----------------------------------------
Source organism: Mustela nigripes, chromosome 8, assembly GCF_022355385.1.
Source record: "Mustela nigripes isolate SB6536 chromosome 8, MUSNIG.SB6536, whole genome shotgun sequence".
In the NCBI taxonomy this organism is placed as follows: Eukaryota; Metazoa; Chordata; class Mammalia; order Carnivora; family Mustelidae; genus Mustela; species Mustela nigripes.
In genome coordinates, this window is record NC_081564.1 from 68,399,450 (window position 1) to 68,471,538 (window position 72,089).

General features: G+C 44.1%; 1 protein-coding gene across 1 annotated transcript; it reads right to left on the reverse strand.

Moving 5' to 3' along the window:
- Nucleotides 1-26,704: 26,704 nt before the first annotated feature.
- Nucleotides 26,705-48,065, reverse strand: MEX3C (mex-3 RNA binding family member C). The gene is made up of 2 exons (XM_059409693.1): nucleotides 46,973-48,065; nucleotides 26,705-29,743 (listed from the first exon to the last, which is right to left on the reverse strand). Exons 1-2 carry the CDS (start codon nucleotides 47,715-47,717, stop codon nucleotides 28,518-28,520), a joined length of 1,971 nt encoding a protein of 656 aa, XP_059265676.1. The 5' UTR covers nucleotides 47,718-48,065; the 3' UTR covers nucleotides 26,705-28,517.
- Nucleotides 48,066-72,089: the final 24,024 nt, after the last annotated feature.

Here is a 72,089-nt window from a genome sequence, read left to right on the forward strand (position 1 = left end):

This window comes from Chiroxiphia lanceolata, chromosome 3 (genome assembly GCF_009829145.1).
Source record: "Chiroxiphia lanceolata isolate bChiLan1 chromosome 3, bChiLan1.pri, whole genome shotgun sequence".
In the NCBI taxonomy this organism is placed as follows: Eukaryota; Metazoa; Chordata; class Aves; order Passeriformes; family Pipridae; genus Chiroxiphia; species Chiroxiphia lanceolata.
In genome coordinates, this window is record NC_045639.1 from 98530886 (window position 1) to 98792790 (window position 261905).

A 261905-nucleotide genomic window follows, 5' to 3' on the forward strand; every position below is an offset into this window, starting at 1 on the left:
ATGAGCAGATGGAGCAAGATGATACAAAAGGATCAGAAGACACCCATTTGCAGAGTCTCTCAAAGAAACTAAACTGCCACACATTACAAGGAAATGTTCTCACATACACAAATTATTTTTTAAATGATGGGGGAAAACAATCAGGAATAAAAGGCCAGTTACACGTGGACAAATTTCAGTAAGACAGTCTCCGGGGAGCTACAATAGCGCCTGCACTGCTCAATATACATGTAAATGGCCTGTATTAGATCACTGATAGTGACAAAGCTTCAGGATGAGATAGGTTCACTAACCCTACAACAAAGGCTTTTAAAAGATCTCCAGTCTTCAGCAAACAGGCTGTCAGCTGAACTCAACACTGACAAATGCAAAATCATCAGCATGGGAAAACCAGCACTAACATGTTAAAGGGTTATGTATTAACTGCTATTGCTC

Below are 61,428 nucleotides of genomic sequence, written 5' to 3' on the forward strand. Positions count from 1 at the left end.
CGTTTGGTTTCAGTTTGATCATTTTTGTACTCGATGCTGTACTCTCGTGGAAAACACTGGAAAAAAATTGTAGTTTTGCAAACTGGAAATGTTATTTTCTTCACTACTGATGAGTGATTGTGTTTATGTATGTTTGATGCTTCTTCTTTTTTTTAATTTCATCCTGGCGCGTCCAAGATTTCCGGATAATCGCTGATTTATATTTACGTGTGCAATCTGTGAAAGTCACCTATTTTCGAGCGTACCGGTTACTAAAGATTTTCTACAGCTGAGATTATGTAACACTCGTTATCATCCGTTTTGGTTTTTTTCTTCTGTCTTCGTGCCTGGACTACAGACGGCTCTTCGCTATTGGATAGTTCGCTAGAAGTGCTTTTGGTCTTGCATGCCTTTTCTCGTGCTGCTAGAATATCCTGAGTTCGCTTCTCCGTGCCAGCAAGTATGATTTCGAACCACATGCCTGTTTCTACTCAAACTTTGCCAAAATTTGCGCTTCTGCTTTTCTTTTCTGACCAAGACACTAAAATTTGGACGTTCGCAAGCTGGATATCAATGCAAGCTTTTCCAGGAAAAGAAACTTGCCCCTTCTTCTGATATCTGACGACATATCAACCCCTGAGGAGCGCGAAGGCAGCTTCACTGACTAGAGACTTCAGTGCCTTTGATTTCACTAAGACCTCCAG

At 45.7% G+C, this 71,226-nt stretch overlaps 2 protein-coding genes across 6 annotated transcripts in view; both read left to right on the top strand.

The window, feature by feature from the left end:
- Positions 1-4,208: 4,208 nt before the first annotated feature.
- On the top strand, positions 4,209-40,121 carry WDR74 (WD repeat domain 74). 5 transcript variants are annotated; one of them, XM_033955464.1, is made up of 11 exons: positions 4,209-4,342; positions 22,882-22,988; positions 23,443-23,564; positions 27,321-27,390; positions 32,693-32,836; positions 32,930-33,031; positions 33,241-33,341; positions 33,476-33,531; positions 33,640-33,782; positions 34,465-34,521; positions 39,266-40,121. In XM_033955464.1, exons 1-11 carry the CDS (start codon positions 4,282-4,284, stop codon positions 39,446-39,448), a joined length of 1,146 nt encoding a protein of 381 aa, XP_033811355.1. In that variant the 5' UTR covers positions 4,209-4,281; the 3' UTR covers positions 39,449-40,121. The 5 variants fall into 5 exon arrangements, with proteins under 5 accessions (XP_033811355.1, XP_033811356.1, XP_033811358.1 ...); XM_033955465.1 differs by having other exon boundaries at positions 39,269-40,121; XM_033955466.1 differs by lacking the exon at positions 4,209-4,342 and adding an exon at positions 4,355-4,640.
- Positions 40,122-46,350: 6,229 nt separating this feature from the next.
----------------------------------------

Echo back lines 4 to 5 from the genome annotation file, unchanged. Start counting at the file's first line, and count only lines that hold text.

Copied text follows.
In genome coordinates, this window is record NC_081564.1 from 68,399,450 (window position 1) to 68,471,538 (window position 72,089).

General features: G+C 44.1%; 1 protein-coding gene across 1 annotated transcript; it reads right to left on the reverse strand.